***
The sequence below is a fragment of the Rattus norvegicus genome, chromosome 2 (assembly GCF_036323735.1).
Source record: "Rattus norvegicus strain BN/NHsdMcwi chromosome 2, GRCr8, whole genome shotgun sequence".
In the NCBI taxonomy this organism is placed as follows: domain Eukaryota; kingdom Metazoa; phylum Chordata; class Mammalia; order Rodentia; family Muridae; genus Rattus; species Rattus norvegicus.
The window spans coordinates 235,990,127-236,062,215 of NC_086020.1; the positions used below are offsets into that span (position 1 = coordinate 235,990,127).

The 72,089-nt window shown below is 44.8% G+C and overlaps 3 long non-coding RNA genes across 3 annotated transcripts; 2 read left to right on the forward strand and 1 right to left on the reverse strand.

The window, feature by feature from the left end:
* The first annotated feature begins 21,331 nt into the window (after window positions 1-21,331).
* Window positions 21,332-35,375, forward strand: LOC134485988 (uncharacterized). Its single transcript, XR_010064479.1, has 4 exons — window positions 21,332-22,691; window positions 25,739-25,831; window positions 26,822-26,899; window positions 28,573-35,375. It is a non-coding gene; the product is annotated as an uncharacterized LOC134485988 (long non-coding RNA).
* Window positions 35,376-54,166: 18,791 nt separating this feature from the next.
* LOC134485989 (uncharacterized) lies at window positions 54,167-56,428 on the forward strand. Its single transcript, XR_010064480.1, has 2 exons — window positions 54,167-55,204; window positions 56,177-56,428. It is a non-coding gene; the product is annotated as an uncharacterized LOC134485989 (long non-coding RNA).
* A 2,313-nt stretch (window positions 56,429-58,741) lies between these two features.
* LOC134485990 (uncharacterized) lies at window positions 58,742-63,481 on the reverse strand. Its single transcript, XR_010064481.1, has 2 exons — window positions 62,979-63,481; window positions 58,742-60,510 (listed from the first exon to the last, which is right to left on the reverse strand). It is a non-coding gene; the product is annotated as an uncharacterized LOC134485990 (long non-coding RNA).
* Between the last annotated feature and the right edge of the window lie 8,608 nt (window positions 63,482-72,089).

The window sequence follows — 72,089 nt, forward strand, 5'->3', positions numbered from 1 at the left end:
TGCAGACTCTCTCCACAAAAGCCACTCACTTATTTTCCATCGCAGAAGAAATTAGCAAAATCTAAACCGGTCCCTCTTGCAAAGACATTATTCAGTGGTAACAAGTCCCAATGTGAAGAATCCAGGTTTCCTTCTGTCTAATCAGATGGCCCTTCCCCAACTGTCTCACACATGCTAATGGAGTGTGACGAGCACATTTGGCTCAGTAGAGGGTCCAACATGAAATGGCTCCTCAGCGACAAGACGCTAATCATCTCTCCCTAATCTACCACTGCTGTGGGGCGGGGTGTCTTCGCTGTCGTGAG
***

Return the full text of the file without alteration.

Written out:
The sequence below is a fragment of the Rattus norvegicus genome, chromosome 2 (assembly GCF_036323735.1).
Source record: "Rattus norvegicus strain BN/NHsdMcwi chromosome 2, GRCr8, whole genome shotgun sequence".
In the NCBI taxonomy this organism is placed as follows: domain Eukaryota; kingdom Metazoa; phylum Chordata; class Mammalia; order Rodentia; family Muridae; genus Rattus; species Rattus norvegicus.
The window spans coordinates 235,990,127-236,062,215 of NC_086020.1; the positions used below are offsets into that span (position 1 = coordinate 235,990,127).

The 72,089-nt window shown below is 44.8% G+C and overlaps 3 long non-coding RNA genes across 3 annotated transcripts; 2 read left to right on the forward strand and 1 right to left on the reverse strand.

The window, feature by feature from the left end:
* The first annotated feature begins 21,331 nt into the window (after window positions 1-21,331).
* Window positions 21,332-35,375, forward strand: LOC134485988 (uncharacterized). Its single transcript, XR_010064479.1, has 4 exons — window positions 21,332-22,691; window positions 25,739-25,831; window positions 26,822-26,899; window positions 28,573-35,375. It is a non-coding gene; the product is annotated as an uncharacterized LOC134485988 (long non-coding RNA).
* Window positions 35,376-54,166: 18,791 nt separating this feature from the next.
* LOC134485989 (uncharacterized) lies at window positions 54,167-56,428 on the forward strand. Its single transcript, XR_010064480.1, has 2 exons — window positions 54,167-55,204; window positions 56,177-56,428. It is a non-coding gene; the product is annotated as an uncharacterized LOC134485989 (long non-coding RNA).
* A 2,313-nt stretch (window positions 56,429-58,741) lies between these two features.
* LOC134485990 (uncharacterized) lies at window positions 58,742-63,481 on the reverse strand. Its single transcript, XR_010064481.1, has 2 exons — window positions 62,979-63,481; window positions 58,742-60,510 (listed from the first exon to the last, which is right to left on the reverse strand). It is a non-coding gene; the product is annotated as an uncharacterized LOC134485990 (long non-coding RNA).
* Between the last annotated feature and the right edge of the window lie 8,608 nt (window positions 63,482-72,089).

The window sequence follows — 72,089 nt, forward strand, 5'->3', positions numbered from 1 at the left end:
TGCAGACTCTCTCCACAAAAGCCACTCACTTATTTTCCATCGCAGAAGAAATTAGCAAAATCTAAACCGGTCCCTCTTGCAAAGACATTATTCAGTGGTAACAAGTCCCAATGTGAAGAATCCAGGTTTCCTTCTGTCTAATCAGATGGCCCTTCCCCAACTGTCTCACACATGCTAATGGAGTGTGACGAGCACATTTGGCTCAGTAGAGGGTCCAACATGAAATGGCTCCTCAGCGACAAGACGCTAATCATCTCTCCCTAATCTACCACTGCTGTGGGGCGGGGTGTCTTCGCTGTCGTGAG